It’s hard to believe that there was ever a time when consumers did not know the nutritional value of the packaged foods they were purchasing. That’s why the Nutrition Facts label was established a little over two decades ago: To help consumers make informed decisions. After more than 20 years of staying the same, these labels are changing to reflect new scientific information. Here’s what you need to know!
Don’t worry, the label will still have the iconic look of the original. However, these updates will give you more access to the nutritional information you need to make healthy food choices. You will notice right away that calories and serving sizes appear larger and are easier to see. Changes in nutrients are also visible, with a focus on vitamin D and potassium. We hope these changes will help to reduce the amount of sweetened drinks being purchased in every household.
Added Sugars Category
The updated labels include a new category that highlights added sugars in grams, as well as a percent daily value. Did you know a six-ounce apple juice box has about as much sugar as two donuts? Sugar fuels the bacteria in your mouth that creates acid and eats through the enamel of teeth, causing cavities. This is why it should only be consumed in small amounts during mealtime. The new labels will help consumers identify how sweet the juice is that they are purchasing.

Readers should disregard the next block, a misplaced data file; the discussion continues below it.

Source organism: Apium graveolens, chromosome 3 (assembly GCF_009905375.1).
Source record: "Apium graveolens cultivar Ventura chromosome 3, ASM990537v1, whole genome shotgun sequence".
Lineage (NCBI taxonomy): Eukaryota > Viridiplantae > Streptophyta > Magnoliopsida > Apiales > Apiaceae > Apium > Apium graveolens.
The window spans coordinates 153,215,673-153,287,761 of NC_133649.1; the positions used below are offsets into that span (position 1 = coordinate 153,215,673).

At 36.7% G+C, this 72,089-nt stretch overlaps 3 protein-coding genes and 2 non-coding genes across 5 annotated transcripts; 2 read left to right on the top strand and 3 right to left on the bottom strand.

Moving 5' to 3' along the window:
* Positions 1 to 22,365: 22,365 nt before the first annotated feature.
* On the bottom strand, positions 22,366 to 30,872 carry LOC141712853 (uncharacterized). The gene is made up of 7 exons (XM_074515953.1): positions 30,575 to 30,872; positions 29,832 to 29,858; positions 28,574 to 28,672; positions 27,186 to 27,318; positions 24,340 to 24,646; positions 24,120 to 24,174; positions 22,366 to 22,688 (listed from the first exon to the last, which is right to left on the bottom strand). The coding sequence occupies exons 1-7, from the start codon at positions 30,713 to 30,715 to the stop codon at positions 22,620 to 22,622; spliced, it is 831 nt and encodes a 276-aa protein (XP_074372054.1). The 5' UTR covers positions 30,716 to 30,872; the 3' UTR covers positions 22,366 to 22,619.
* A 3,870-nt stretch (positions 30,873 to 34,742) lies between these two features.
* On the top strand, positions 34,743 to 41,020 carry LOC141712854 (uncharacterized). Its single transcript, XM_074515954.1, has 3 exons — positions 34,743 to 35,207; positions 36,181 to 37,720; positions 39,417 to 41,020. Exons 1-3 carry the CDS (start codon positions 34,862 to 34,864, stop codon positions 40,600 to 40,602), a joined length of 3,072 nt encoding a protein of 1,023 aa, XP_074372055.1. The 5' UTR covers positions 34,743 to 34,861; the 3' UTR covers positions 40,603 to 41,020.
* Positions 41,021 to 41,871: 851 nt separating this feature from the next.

Updated Serving Sizes
Have you ever consumed an entire bag of chips, only to realize after that it was three servings? The new labels will be required to reflect what people actually eat. The packages that are between one and two servings will be labeled as one serving. Anything can appear low-sugar if the serving size is small enough. This change will guide which foods we continue to buy at the store.
Previously, these changes were to take effect in July of 2018, but the FDA has recently extended the compliance date. However, many brands have already implemented these new labels. Have you noticed them on any of your favorite foods?
Cheryl Lyons is the Social Media Specialist at Amélie Company, the local Denver advertising and marketing agency that works with Delta Dental of Colorado Foundation.